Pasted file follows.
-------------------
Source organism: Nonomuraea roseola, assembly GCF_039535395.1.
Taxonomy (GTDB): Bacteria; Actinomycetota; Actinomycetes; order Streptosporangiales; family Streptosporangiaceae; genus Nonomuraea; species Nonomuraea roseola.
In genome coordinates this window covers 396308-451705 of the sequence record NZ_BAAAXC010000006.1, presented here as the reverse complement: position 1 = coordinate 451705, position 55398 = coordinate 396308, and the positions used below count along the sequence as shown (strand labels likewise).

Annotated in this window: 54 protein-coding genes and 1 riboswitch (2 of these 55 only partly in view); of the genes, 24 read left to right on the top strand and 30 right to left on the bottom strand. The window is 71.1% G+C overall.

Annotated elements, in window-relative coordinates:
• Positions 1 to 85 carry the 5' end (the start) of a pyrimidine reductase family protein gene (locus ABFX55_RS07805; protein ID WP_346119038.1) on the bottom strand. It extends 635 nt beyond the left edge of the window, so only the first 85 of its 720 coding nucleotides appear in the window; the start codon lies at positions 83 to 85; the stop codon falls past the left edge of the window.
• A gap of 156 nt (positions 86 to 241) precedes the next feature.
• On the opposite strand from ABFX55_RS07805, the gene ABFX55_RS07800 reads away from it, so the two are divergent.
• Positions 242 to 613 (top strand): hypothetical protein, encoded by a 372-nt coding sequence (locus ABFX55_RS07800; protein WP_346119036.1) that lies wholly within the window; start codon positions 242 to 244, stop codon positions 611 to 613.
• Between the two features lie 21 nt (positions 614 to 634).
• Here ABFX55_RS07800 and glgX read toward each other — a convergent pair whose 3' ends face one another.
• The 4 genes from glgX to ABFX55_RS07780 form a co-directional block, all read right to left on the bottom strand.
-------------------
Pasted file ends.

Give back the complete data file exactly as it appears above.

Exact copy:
Source organism: Nonomuraea roseola, assembly GCF_039535395.1.
Taxonomy (GTDB): Bacteria; Actinomycetota; Actinomycetes; order Streptosporangiales; family Streptosporangiaceae; genus Nonomuraea; species Nonomuraea roseola.
In genome coordinates this window covers 396308-451705 of the sequence record NZ_BAAAXC010000006.1, presented here as the reverse complement: position 1 = coordinate 451705, position 55398 = coordinate 396308, and the positions used below count along the sequence as shown (strand labels likewise).

Annotated in this window: 54 protein-coding genes and 1 riboswitch (2 of these 55 only partly in view); of the genes, 24 read left to right on the top strand and 30 right to left on the bottom strand. The window is 71.1% G+C overall.

Annotated elements, in window-relative coordinates:
• Positions 1 to 85 carry the 5' end (the start) of a pyrimidine reductase family protein gene (locus ABFX55_RS07805; protein ID WP_346119038.1) on the bottom strand. It extends 635 nt beyond the left edge of the window, so only the first 85 of its 720 coding nucleotides appear in the window; the start codon lies at positions 83 to 85; the stop codon falls past the left edge of the window.
• A gap of 156 nt (positions 86 to 241) precedes the next feature.
• On the opposite strand from ABFX55_RS07805, the gene ABFX55_RS07800 reads away from it, so the two are divergent.
• Positions 242 to 613 (top strand): hypothetical protein, encoded by a 372-nt coding sequence (locus ABFX55_RS07800; protein WP_346119036.1) that lies wholly within the window; start codon positions 242 to 244, stop codon positions 611 to 613.
• Between the two features lie 21 nt (positions 614 to 634).
• Here ABFX55_RS07800 and glgX read toward each other — a convergent pair whose 3' ends face one another.
• The 4 genes from glgX to ABFX55_RS07780 form a co-directional block, all read right to left on the bottom strand.